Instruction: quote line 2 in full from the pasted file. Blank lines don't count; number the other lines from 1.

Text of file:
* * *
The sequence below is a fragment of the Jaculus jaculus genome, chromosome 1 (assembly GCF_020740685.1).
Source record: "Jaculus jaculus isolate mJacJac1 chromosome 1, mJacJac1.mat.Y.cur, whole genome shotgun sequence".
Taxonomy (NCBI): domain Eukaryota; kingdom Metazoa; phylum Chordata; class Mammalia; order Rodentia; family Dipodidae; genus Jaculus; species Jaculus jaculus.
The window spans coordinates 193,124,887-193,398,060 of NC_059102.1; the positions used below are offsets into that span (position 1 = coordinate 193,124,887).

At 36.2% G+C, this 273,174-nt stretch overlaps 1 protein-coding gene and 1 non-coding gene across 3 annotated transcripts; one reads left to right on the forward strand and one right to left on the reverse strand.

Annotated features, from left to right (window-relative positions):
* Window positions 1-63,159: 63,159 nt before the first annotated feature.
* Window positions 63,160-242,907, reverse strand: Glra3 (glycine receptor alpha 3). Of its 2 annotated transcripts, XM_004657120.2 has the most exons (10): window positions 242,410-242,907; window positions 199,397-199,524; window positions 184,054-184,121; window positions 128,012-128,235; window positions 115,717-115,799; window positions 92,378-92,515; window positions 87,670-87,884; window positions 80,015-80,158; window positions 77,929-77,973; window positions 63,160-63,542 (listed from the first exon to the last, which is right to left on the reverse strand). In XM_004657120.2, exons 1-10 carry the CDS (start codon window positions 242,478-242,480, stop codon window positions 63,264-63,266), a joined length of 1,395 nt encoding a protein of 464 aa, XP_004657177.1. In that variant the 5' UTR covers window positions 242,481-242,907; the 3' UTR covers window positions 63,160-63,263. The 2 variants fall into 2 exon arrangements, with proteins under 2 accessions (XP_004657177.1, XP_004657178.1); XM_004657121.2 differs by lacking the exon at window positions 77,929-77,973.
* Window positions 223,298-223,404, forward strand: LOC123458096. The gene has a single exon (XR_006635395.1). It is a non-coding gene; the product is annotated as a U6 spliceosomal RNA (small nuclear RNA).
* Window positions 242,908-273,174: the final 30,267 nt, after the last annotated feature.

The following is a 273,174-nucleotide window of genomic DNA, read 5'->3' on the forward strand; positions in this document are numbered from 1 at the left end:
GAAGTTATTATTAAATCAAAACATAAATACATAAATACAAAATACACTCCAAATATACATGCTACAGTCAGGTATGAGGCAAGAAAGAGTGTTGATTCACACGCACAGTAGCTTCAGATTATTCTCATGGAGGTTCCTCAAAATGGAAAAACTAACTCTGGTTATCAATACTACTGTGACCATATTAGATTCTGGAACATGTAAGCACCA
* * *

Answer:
Source record: "Jaculus jaculus isolate mJacJac1 chromosome 1, mJacJac1.mat.Y.cur, whole genome shotgun sequence".